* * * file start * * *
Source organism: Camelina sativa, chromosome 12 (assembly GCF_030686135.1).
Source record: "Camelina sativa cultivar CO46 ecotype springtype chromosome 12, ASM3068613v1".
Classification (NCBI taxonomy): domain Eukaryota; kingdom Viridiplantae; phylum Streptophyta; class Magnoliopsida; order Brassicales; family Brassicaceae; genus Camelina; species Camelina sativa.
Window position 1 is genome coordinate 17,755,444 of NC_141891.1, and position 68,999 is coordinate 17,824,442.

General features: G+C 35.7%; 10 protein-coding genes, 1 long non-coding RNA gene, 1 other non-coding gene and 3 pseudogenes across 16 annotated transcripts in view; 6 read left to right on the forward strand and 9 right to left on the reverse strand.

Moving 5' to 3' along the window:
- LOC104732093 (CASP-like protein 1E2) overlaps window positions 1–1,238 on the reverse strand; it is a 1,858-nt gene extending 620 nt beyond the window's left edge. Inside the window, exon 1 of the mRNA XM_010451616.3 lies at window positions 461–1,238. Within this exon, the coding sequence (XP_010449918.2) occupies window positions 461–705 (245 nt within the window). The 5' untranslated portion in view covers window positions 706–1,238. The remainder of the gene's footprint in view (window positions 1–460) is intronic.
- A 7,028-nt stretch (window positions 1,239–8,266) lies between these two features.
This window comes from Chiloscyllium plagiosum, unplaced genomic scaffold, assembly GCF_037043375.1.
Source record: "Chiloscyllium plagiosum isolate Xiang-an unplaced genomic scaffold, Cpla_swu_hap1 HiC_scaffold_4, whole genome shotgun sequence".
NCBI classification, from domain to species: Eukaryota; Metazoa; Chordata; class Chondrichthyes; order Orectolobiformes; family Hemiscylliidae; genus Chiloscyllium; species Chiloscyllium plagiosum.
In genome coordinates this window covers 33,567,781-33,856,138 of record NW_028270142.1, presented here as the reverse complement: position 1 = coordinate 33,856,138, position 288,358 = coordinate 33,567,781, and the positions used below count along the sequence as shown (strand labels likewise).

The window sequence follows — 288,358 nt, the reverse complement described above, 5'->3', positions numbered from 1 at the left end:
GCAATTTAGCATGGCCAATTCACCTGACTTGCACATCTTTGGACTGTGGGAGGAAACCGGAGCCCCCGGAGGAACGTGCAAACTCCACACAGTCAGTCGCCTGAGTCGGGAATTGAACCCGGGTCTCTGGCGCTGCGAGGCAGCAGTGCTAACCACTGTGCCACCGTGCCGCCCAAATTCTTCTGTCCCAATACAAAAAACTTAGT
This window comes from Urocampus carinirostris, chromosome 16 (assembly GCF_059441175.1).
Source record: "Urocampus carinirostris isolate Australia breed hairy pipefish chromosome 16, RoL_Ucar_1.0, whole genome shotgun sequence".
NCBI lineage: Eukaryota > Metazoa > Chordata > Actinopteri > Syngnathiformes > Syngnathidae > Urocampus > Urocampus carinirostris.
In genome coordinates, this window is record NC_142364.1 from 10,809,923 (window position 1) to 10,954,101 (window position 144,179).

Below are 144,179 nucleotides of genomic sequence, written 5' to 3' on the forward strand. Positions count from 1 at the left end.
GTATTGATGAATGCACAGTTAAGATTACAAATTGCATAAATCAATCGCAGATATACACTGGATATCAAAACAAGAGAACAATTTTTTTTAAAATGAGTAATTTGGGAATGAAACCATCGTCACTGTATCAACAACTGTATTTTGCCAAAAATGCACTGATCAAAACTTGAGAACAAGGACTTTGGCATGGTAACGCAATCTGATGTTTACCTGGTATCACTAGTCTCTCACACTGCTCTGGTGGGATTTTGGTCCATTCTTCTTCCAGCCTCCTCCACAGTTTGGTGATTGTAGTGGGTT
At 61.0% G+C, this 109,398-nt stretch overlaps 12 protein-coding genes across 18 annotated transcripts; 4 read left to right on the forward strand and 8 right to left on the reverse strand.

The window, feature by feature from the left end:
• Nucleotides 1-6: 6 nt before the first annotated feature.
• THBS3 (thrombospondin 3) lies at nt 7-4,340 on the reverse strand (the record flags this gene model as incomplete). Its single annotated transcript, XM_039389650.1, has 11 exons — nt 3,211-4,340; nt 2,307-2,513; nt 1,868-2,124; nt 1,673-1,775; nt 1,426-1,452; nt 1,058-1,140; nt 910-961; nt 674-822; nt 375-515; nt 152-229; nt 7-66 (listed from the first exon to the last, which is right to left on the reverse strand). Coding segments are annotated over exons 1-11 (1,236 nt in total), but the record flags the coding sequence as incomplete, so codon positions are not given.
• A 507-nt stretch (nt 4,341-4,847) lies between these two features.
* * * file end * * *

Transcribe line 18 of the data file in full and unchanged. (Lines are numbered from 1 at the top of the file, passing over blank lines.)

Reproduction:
In genome coordinates, this window is record NC_142364.1 from 10,809,923 (window position 1) to 10,954,101 (window position 144,179).